By Chris Lang
“Planting trees is now advocated by a wide range of stake-holders, often in the form of large-scale, monoculture tree plantations. In the current form, these will aggravate, not improve, the climate and biodiversity crises.” That’s from a new briefing by Greenpeace rejecting the one trillion trees campaign that was launched last month at the World Economic Forum.
In a press statement about the briefing, Greenpeace Germany’s forests and climate campaigner, Dr. Christoph Thies says,
“Companies like Shell, Total and Eni are collectively responsible for some of the most devastating environmental destruction in human history. The idea of treewashing the climate crisis with promises of large tree plantations is anything but benign. Planting tree monocultures with one hand, while the other hand is pumping oil out of the ground, is like putting a bandage on the same arm that is being amputated.”
To stay below 1.5°C temperature increase, we need to drastically cut emissions AND massively remove CO 2 from the atmosphere. The potential for natural ecosystems — particularly forests — to absorb this excess carbon is now widely recognized.
The offsetting myth
Greenpeace highlights plans from polluting industry to “offset” its impacts on the climate with tree planting. Oil companies including Shell, Total, BP, and airline companies including Air France and EasyJet are investing in tree planting to offset emissions from burning fossil fuels.
“Planting trees does not cancel out emissions from fossil fuels,” Greenpeace notes. Part of the problem is the time lag. Burning fossil fuels puts greenhouse gases into the atmosphere today. There is a time lag of between 10 and 20 years after trees are planted before they build up significant amounts of biomass to absorb carbon from the atmosphere.
Tree planting is not a guarantee of long term carbon storage. Trees can burn, die and decay, or be cut down. When this happens the carbon stored is released back to the atmosphere. Fossil carbon is permanently stored below ground – as long as it is not extracted and burned.
Plantations are not forests
Greenpeace highlights the Bonn Challenge, under which governments are to restore 350 million hectares of deforested and degraded lands by 2030. But a recent analysis found that almost half of the area committed so far will be monoculture tree plantations. Only one-third will be natural forests.
Greenpeace writes that,
Large monoculture tree farms under the guise of ‘forest restoration’ cannot be considered a solution to climate change. Natural forests continue to remove carbon from the atmosphere for decades or even centuries. In contrast, plantations are harvested at regular intervals, “which means almost all the carbon stored in the trees goes back into the atmosphere, as the plantation waste and wood products — mostly paper and chipboard—decompose.”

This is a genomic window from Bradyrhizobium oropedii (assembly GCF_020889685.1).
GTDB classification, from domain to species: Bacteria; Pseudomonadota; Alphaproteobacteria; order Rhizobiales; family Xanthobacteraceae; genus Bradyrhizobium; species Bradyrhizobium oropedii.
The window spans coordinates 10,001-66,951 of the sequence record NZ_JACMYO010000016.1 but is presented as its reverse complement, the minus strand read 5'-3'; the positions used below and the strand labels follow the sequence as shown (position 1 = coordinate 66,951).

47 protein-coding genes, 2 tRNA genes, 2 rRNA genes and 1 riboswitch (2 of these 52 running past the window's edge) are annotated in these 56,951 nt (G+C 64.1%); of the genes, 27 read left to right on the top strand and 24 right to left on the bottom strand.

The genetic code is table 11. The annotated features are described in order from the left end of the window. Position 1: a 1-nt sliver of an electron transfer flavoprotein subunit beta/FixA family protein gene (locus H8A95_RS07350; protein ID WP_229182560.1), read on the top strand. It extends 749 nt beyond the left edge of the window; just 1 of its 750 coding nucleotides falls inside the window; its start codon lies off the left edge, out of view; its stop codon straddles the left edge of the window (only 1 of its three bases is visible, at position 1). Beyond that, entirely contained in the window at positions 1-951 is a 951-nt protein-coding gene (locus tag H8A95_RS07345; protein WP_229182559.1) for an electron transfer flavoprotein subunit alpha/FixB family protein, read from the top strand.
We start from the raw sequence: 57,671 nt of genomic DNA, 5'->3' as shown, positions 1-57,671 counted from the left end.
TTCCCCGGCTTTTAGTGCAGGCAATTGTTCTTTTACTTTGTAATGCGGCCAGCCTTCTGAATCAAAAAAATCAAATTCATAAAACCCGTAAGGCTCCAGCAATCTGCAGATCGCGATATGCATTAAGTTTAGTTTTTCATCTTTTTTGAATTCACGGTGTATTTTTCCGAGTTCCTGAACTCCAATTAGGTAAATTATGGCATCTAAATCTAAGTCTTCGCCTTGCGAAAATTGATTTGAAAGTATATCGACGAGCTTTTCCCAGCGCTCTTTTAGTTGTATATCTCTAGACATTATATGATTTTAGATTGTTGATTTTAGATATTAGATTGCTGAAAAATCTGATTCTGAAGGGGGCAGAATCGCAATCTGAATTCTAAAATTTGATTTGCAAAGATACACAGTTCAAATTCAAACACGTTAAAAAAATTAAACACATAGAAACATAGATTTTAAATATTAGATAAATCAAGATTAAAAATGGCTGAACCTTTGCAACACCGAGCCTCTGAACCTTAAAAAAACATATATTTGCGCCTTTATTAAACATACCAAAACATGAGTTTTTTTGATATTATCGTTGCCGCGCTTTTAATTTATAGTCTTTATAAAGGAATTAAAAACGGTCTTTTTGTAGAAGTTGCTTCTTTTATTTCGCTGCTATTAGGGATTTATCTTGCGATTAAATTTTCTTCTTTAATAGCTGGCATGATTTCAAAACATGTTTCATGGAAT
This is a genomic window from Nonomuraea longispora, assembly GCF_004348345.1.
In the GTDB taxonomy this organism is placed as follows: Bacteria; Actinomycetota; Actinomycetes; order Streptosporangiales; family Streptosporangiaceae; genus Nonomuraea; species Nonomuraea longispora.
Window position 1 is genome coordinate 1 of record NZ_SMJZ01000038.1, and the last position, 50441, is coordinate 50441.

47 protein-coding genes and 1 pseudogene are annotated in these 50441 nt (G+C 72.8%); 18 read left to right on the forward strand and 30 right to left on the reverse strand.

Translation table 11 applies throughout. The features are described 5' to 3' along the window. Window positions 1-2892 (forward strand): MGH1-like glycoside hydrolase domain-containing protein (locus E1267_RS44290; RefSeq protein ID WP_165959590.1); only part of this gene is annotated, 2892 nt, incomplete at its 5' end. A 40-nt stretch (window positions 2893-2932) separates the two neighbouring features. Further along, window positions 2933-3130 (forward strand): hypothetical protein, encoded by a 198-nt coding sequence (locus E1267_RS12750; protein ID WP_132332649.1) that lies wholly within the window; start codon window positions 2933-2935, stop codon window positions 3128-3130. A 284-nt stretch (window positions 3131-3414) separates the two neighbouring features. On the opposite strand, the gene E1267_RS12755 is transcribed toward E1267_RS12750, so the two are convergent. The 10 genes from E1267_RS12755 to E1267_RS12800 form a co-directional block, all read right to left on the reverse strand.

Land rights and evictions
Greenpeace points out that “most natural and cultivated landscapes are already in use by local peoples”. Establishing industrial tree plantations to suck carbon dioxide out of the atmosphere would require vast areas of land. “At the expense of whose homes or in lieu of which other natural environments should these tree-planting schemes take place?” Greenpeace asks.
When agricultural lands are converted to plantations, local communities lose their livelihoods and their food sovereignty. Industrial tree plantations rely on heavy pesticide use that can run off and pollute nearly rivers, threatening communities’ drinking water and their health.
“The starting point for natural solutions to climate change and species loss must be a focus on rights-based protection and restoration of natural ecosystems,” Greenpeace writes.
Indigenous Peoples must “play a decisive role” in landscape-level land-use planning. Social justice is crucial. As is good forest governance and the “meaningful participation of local communities in decision-making”.
Greenpeace recommends that tree planting should only be used where natural regeneration cannot achieve results. A broad mix of native species should be used. “Monoculture tree plantations can be very harmful for the environment and people,” Greenpeace writes.
Climate finance must not go to establishing tree plantations, but rather on, “clean and renewable energies, rights-based ecosystem conservation and restoration, ecological farming, and community-based economic options”.
Greenpeace also recommends a change in carbon accounting to differentiate between forests and monoculture tree plantations. Increases in the area of tree cover (including plantations) cannot be counted against deforestation.
Greenpeace concludes that,
Ultimately, the protection and restoration of natural ecosystems has tremendous potential to fight global heating and biodiversity loss. But planting tree farms will only deepen the crisis.
PHOTO Credit: “Planting Tree Farms No Panacea for Climate Crisis”, Greenpeace, March 2020.